The Hackerman Foundation had previously awarded Baltimore County $300,000 in grant funding to Baltimore County and the Baltimore County Police Department to support cold case sexual assault investigations and improve current and future investigations. This previous grant funded much of the investigative work that has laid the foundation to this expedited transfer and testing process.

“Baltimore County’s new partnership with Season of Justice is a testament to the impact a private foundation can have on the advancement of change where it is needed most,” said Nancy Hackerman, President of The Hackerman Foundation. “Our initial $300,000 grant to Baltimore County led to the arrest of one individual now charged with five rapes, and the work has only just begun. We are proud to partner with Season of Justice and the County once again on the creation of the new BreitLight Justice Fund to help expedite testing on the remaining sexual assault slides, so thoughtfully cared for and protected by Dr. Rudiger Breitenecker, a forensic pathologist, whose vision for change challenged how sexual assault victims were treated in the ’70s and 80’s. His advanced foresight on DNA sequencing, and his desire to bring justice and social change, is a charge The Hackerman Foundation is proud to stand with.”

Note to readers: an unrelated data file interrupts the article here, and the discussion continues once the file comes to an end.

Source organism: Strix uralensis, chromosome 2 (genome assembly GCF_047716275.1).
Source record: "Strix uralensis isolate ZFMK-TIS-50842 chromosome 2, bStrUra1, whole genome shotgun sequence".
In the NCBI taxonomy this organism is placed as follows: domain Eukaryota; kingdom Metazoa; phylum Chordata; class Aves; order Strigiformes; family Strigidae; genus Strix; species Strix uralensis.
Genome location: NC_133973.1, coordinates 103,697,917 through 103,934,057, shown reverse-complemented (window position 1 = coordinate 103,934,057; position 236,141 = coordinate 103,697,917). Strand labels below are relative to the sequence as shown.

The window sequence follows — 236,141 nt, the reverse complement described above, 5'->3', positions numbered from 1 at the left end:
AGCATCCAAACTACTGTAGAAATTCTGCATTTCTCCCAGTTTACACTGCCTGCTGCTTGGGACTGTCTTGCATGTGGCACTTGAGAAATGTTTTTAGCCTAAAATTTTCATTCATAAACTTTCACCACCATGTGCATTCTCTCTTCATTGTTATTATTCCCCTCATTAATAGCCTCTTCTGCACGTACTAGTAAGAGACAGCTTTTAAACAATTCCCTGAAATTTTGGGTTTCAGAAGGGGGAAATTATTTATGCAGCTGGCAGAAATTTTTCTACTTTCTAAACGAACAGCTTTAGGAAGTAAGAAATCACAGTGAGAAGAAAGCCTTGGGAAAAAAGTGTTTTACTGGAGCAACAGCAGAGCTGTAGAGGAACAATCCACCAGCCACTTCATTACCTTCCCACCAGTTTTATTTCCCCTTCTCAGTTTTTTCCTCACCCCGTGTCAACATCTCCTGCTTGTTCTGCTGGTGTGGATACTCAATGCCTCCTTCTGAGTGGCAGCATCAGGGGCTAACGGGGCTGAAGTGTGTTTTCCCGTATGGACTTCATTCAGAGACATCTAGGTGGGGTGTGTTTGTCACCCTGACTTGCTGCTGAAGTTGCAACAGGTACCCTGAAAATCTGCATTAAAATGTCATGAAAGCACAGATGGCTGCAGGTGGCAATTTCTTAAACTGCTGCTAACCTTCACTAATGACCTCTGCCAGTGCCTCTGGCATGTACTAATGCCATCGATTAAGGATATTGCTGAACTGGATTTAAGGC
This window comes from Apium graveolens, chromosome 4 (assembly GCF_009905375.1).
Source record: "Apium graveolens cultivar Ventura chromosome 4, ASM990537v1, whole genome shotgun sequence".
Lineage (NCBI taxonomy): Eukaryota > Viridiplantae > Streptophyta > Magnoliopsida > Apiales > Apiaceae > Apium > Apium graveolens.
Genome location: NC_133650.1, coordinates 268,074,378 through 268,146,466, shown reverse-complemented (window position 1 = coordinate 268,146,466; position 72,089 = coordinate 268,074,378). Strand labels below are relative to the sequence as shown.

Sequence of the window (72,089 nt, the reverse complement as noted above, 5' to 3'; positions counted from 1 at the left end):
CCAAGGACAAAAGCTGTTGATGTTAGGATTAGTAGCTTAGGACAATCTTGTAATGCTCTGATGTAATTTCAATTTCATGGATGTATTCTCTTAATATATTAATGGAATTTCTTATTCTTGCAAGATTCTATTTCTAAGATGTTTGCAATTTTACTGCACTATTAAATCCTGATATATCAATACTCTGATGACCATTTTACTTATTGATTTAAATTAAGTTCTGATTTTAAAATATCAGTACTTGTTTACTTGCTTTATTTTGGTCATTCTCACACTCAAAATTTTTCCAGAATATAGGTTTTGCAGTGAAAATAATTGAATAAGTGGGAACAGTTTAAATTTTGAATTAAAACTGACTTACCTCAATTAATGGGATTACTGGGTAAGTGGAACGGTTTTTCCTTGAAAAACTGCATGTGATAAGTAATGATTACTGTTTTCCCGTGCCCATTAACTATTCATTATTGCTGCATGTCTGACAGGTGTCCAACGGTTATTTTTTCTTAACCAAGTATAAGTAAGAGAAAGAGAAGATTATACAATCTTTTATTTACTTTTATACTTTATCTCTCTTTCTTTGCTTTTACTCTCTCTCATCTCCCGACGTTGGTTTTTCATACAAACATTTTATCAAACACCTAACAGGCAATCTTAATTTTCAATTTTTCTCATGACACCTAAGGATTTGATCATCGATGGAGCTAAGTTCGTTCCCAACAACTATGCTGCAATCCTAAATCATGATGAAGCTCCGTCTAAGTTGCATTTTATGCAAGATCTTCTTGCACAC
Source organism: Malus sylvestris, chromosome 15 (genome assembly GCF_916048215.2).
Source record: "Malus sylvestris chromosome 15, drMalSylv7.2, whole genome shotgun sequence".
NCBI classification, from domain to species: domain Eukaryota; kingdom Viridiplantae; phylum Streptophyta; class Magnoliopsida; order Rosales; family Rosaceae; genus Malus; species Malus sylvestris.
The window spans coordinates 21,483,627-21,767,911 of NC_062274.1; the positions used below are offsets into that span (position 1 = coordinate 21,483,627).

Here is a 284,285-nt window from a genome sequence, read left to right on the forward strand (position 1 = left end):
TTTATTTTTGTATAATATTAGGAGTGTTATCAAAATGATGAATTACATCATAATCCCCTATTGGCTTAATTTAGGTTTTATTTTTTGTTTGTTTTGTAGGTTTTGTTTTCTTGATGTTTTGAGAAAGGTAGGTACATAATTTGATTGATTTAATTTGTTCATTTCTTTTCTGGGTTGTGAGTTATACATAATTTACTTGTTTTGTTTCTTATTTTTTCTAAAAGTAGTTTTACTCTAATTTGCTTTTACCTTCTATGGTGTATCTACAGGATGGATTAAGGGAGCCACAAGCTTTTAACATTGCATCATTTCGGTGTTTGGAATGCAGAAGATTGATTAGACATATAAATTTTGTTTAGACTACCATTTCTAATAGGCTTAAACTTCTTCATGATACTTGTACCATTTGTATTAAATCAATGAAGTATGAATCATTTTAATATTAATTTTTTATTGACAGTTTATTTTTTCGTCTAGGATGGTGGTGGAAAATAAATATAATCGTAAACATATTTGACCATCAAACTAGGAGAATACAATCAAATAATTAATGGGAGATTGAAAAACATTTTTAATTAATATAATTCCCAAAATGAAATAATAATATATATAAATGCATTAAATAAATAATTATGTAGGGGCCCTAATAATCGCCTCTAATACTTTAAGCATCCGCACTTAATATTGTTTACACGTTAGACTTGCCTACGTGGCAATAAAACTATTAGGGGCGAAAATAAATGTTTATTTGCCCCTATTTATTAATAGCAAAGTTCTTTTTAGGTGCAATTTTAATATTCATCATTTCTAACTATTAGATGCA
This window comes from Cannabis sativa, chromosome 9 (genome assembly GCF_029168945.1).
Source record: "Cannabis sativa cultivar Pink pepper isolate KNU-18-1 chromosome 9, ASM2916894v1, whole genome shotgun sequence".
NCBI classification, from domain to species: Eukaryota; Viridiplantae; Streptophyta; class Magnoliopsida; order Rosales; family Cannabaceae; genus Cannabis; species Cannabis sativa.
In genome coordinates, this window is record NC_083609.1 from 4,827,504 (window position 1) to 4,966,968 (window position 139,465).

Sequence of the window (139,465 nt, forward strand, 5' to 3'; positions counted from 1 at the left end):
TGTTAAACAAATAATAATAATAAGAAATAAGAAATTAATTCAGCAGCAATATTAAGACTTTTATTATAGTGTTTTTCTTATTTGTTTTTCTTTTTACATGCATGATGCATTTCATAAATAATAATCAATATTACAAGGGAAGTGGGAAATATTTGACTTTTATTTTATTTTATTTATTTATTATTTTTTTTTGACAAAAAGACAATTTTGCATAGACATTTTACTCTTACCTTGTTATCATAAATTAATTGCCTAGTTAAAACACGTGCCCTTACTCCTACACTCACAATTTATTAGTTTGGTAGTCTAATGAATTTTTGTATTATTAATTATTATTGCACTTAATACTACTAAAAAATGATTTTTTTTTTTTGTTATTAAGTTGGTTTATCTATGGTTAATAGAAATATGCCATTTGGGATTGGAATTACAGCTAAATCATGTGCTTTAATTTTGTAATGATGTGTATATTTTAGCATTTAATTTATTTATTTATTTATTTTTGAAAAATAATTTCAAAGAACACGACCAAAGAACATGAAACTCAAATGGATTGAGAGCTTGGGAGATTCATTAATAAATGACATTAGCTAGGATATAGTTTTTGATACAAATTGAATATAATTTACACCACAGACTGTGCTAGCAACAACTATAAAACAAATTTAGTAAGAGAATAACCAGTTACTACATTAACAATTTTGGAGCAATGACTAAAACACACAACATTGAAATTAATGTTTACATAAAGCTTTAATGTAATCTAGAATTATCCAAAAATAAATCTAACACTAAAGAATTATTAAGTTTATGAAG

Baltimore County will utilize a combination of general funds and up to $500,000 in federal ARPA funds to support completion of this effort.

The new grant from Governor’s Office of Crime Prevention, Youth, and Victim Services is expected to go before the Baltimore County Council in December 2023.

Video from Wednesday’s announcement can be viewed below.

 

Photo via Baltimore County Police Department